UCSF Sustainability Stories


Sophia Labeko


Surviving Extreme Heat

Recently, extreme heat warnings have been issued all over the country. While the temperatures vary from coast to coast, one thing is clear–this summer will be much hotter for all. May 2021 is already marked as the sixth hottest May on record.

Kevin Rolnick portrait Jeremy Lacocque portraitThese heat waves worry many physicians because they witness the associated illnesses and injuries firsthand.  To share some insight about health and safety during hotter-than-hot days, we spoke with Jeremy Lacocque, DO, Assistant Clinical Professor, UCSF Department of Emergency Medicine (pictured left) and Kevin Rolnick, resident, UCSF Department of Emergency Medicine ((pictured right).

What are some extreme heat related injuries and illnesses?
Lacocque: Almost all types of illnesses and injuries increase with prolonged heat exposure. Even when it’s a “nice” 72 degrees outside, it can be 10 degrees hotter inside because of how well insulated many of the homes are in San Francisco and lack of air conditioning. This means everyone, especially our vulnerable populations and those with chronic illnesses, can really suffer when we have a few hot days in a row. When people think of hot days, they think of things like heat stroke. That’s definitely a concern, but again, almost all types of illnesses and injuries increase with heat. We see more heart attacks, respiratory issues, kidney problems, psychiatric illness, and trauma when it’s warm outside. We also see indirect results of heat, like utility and power outages that affect people’s durable medical equipment, like home oxygen machines. No power can mean no oxygen which means they often have to come to the hospital.

As COVID-19 restrictions lighten and the weather gets warmer, more people are also going outside. While it’s great to enjoy the weather, we tend to see more traumatic injuries as well. So, make sure you wear a helmet and are safe near traffic, as we tend to see a lot of traffic-related injuries and unfortunately injuries from violence as well.

Who is more susceptible to these injuries and illnesses?
Lacocque: Anyone can suffer a heat-related illness, but those at risk include those with chronic illnesses, the elderly and young, those with physical disabilities, outdoor and manual workers, those experiencing homelessness, and those who otherwise have trouble caring for themselves.

Everyone should make an extra effort to check on one another - family, friends, neighbors, to make sure they are in a safe environment, have food, water, necessary medications, and ways to call for help, if needed. Opening your windows at night, if safe, can help cool your home and then closing them along with your shades during the day can help as well. If folks are not able to cool their homes effectively, going to a public space, like a public library with air conditioning, can help. Taking cool showers and hanging towels with fans can also help.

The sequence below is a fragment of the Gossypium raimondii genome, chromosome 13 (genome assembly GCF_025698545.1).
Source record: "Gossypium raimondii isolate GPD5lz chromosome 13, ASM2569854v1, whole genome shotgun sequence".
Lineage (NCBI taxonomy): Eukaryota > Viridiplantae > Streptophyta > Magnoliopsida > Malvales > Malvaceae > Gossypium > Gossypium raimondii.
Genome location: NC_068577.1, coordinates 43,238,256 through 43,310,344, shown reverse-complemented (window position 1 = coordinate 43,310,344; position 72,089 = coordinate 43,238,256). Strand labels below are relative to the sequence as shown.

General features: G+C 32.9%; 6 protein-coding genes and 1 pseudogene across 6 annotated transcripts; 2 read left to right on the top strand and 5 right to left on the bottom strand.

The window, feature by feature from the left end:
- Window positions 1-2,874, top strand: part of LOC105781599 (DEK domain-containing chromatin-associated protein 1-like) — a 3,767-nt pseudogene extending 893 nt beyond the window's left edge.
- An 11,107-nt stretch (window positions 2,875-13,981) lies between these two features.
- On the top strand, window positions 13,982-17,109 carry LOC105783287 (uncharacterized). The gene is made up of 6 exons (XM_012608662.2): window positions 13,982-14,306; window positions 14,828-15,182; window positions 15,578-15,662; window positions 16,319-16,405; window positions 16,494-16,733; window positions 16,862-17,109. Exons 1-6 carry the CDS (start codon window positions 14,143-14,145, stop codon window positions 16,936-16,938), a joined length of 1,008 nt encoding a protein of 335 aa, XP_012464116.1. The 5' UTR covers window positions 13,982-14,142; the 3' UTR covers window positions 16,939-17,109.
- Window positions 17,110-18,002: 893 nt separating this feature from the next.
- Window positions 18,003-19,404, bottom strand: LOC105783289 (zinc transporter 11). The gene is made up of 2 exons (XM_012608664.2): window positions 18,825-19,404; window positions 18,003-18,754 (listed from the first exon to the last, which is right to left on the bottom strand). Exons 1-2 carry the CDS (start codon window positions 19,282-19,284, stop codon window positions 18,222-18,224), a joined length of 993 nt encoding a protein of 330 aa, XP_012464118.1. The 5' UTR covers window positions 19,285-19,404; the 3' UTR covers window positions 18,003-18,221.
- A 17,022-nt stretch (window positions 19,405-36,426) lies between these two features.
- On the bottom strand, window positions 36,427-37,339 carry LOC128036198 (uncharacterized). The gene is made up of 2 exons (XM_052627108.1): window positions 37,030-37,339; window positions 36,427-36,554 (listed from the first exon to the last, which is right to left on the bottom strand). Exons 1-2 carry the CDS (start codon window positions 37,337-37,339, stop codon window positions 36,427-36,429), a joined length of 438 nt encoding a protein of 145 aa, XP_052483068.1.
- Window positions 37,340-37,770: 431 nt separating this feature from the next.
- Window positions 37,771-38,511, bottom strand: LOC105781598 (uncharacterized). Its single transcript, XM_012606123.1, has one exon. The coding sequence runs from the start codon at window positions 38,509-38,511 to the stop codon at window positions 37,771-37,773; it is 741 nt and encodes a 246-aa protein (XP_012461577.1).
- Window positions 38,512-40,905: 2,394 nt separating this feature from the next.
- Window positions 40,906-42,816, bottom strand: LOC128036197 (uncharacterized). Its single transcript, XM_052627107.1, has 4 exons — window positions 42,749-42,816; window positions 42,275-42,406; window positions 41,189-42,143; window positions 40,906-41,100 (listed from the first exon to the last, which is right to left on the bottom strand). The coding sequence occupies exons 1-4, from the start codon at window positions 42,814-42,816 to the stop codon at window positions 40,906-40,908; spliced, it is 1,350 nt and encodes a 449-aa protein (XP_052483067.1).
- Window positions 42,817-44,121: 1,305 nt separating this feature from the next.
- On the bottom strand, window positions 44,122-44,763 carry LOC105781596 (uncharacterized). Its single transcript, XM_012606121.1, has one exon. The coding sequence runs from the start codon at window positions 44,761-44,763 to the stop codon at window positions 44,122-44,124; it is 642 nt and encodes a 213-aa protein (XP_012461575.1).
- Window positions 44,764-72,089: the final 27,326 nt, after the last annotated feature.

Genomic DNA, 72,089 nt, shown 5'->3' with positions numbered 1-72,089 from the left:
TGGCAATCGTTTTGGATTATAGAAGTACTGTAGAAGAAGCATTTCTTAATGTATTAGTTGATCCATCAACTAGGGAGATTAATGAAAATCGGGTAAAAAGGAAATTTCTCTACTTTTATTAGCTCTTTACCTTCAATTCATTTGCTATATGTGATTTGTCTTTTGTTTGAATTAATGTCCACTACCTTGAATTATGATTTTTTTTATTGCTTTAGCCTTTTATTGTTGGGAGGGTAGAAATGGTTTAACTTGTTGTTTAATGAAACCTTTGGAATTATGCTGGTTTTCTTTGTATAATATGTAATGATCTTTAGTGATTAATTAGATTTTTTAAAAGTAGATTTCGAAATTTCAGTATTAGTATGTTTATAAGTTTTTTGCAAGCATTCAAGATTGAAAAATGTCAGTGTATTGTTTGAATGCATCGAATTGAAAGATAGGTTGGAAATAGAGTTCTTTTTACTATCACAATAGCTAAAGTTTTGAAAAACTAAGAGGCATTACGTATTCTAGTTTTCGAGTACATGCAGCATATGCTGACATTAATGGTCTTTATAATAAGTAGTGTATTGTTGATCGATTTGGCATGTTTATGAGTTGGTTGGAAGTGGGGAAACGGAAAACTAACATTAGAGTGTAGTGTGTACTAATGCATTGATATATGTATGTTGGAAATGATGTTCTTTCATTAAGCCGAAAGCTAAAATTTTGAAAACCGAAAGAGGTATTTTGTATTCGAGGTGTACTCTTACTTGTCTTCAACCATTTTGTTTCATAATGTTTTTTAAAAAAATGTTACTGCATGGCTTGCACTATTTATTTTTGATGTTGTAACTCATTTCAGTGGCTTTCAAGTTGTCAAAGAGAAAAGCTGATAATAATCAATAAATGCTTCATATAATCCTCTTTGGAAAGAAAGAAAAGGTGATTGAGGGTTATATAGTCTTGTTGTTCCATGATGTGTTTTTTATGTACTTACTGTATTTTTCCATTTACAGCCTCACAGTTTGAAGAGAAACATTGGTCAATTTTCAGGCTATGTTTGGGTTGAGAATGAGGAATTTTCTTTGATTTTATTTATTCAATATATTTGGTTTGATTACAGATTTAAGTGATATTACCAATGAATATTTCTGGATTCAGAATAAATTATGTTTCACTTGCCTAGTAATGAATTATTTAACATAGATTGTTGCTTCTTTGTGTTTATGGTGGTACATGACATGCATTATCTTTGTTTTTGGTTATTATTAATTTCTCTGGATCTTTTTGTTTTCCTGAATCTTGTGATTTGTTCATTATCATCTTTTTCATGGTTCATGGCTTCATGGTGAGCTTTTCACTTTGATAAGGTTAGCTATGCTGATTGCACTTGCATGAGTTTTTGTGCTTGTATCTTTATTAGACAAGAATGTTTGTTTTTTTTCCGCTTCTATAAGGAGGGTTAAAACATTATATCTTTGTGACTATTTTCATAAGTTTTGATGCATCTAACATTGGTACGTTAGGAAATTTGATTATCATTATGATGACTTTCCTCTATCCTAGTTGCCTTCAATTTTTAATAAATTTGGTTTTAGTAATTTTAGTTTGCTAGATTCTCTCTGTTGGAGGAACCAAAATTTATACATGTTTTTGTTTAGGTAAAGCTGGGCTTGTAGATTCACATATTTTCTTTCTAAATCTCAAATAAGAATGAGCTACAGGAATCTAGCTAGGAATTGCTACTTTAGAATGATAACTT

What are some signs of overheating? What does it feel like?
Rolnick: Overheating can cause a wide variety of symptoms. Some symptoms that can occur include fatigue, muscle cramping, headache, lightheadedness, syncope (passing out), and in severe cases confusion and disorientation.

What are some heat safety tips?
Rolnick: Look into local weather patterns and be prepared with adequate clothing to avoid sun exposure, bring water and/or sports drinks to replace water and salts lost from sweating, and plan your activities to moderate sun and heat exposure. Also be aware that overheating can occur even when you stay inside during a heat wave - especially in the Bay Area where air conditioners are not common. During a heat wave, consider limiting the use of stoves and ovens, when possible, to avoid increasing the temperature in your home.

Be sure to check in on your friends and family members who are less mobile or who are elderly to ensure they have what they need to endure the heat wave. If you’re concerned that you or someone you know is experiencing heat-related illness, don’t hesitate to seek emergency medical care.

What worries you the most about the heat wave happening all over the country?
Lacocque: The heat wave concerns me, but the bigger picture of global warming also concerns me. It seems every summer we go through this “scheduled disaster” of a heat wave and forest fires that is just so devastating to our communities. Not only people and their homes, but also the environment, pets, animals, wildlife, etc. Last summer when ash was “raining” on us in San Francisco, I couldn’t help but think that ash could’ve been from someone’s home burning down.

Rolnick: Among many concerns related to the current heat wave and climate change, one thing that concerns me most is that climate change is likely to disproportionately affect vulnerable populations that are already under-served in other social determinants of health, compounding the negative impact of climate change on these populations. We have to do more to address climate change, understand how it impacts health, and increase awareness of the interactions between environment and health. Everyone is a stakeholder when it comes to climate change and we need to take swift action!

What is the one thing you want people to know about extreme heat and health?
Lacocque: Heat related illness can happen even at mild temperatures like we have now in SF (low 70’s). It’s important to check on others and advocate for our vulnerable populations.

Rolnick: Health problems due to extreme heat are likely to be increasingly common due to climate change. Climate change also impacts health in many other ways. Take care of yourself and do your part to take care of the environment!

For more information about heat-related health issues and its impact on emergency services, watch Lacocque’s presentation for the UCSF Osher Mini Medical School for the Public.